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Trauma children don't need control or punishment. Coregulate, connect and say yes more!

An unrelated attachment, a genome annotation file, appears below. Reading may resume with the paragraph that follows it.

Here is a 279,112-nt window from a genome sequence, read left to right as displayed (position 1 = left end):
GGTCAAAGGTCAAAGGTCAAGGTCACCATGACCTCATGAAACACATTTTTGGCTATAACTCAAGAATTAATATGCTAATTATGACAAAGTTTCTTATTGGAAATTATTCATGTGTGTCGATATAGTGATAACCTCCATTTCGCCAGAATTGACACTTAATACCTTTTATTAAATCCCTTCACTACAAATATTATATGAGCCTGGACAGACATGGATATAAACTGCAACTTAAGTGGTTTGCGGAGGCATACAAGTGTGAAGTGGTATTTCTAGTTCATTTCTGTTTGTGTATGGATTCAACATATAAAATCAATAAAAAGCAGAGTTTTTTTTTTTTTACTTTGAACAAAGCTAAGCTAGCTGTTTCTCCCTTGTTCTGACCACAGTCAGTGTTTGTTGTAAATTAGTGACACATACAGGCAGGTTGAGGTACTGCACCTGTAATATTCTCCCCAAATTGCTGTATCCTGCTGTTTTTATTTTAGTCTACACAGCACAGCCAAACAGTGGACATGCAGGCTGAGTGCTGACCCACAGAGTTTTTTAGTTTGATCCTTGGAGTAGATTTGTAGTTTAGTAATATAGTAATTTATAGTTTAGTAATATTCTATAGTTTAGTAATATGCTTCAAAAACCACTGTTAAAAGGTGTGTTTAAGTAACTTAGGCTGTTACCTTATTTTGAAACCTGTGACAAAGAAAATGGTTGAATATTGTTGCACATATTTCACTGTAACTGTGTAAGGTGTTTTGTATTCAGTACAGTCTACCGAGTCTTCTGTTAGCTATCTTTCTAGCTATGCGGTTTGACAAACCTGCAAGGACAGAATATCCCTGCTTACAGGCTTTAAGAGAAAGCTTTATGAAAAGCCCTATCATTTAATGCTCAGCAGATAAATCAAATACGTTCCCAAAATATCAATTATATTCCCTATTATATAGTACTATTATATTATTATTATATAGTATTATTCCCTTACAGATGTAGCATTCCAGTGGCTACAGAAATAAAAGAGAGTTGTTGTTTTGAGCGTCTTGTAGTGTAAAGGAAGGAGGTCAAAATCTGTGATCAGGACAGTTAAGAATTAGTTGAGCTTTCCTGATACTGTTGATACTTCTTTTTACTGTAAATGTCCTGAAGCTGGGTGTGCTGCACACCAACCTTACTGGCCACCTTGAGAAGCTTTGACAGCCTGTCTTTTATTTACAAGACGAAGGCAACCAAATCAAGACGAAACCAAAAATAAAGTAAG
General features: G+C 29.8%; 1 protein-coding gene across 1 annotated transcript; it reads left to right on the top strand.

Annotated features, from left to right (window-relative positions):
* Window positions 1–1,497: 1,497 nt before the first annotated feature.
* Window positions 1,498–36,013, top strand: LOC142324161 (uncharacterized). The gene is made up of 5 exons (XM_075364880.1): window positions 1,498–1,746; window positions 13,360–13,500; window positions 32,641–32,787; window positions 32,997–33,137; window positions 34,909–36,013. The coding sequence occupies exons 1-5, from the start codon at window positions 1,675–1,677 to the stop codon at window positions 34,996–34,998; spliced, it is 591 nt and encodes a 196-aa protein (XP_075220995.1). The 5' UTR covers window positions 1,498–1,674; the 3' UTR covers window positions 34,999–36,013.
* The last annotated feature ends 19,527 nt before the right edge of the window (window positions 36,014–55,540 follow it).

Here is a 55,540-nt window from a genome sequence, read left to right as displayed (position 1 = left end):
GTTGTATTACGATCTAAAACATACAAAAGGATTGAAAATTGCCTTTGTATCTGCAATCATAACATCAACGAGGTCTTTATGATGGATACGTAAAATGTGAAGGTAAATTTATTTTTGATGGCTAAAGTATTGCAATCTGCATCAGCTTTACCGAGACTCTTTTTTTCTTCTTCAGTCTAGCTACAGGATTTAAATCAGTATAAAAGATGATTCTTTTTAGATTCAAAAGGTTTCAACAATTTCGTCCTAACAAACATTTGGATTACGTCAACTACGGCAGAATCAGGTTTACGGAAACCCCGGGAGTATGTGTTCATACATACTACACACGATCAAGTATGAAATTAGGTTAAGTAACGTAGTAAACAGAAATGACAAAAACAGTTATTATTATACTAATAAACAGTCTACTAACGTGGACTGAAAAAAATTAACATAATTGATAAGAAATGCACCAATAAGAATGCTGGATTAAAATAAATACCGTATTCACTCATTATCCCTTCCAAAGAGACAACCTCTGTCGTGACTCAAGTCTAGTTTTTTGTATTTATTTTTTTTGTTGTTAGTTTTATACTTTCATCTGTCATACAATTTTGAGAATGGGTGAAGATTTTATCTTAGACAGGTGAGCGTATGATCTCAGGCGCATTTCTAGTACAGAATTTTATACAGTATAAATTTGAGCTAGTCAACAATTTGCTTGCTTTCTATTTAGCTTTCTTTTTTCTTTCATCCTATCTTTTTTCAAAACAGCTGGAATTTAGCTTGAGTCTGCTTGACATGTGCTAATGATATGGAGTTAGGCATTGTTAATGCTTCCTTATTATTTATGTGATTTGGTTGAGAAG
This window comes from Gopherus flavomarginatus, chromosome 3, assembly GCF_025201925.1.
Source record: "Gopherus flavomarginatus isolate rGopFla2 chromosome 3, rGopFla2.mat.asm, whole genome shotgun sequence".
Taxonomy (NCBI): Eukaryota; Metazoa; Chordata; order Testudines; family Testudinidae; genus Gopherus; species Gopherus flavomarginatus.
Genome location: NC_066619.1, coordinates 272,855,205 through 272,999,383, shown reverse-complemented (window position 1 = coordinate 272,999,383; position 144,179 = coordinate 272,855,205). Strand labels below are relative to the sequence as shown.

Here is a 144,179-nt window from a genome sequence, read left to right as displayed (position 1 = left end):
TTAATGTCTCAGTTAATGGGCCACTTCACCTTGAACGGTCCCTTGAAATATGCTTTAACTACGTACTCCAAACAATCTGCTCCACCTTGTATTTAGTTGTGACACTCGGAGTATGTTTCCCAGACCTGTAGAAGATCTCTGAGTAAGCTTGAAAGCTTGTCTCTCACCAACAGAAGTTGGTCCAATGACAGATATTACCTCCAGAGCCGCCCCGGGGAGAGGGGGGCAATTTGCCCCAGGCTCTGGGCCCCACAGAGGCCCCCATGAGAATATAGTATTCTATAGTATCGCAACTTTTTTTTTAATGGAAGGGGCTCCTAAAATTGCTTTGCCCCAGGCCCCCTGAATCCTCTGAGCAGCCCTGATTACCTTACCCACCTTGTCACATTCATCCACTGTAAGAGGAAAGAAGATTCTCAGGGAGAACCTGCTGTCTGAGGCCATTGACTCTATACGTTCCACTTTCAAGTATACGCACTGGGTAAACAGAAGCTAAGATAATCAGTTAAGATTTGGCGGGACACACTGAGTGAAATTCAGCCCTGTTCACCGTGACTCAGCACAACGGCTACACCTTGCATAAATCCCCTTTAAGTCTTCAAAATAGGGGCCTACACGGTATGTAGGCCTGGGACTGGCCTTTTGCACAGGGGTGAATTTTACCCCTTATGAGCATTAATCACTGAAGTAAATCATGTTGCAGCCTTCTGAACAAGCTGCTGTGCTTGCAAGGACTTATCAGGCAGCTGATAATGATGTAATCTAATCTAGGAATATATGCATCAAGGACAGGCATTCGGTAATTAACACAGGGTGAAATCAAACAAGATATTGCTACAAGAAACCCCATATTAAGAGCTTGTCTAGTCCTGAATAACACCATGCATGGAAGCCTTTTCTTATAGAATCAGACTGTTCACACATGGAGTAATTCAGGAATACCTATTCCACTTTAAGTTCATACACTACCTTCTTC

Chrissie Davies is an adoptive and permanent carer who has worked with children and families as a teacher (of children with extreme behaviours) for over 20 years and as a consultant to trauma and other families (Chaos to Calm Consultancy). Chrissie wants children to understand their brains and caregivers to be confident in the decisions that you're making in the moment, regardless of where you are, who's watching or what other people think about you. She wants us to know that children don't need to be happy all the time. Everyone has bad days. But also know that behaviour means something and coregulating, explaining emotions and bringing the child in close, is the way in which we soothe meltdowns. Chrissie shows us that when you truly focus on relationships, trust and connection for your children, rather than control and punishment, they will respond more positively. be more agreeable and simply lighter. When you are more relaxed around boundaries, you can save your time and energy for the big things, like sleeping, eating or speaking kindly. You can then invest your time and energy into really teaching those lifelong skills that our children need. For trauma families, Chrissie knows how important it is to keep showing up for our kids from a really positive place and not to take things personally. So say yes more and start each day anew.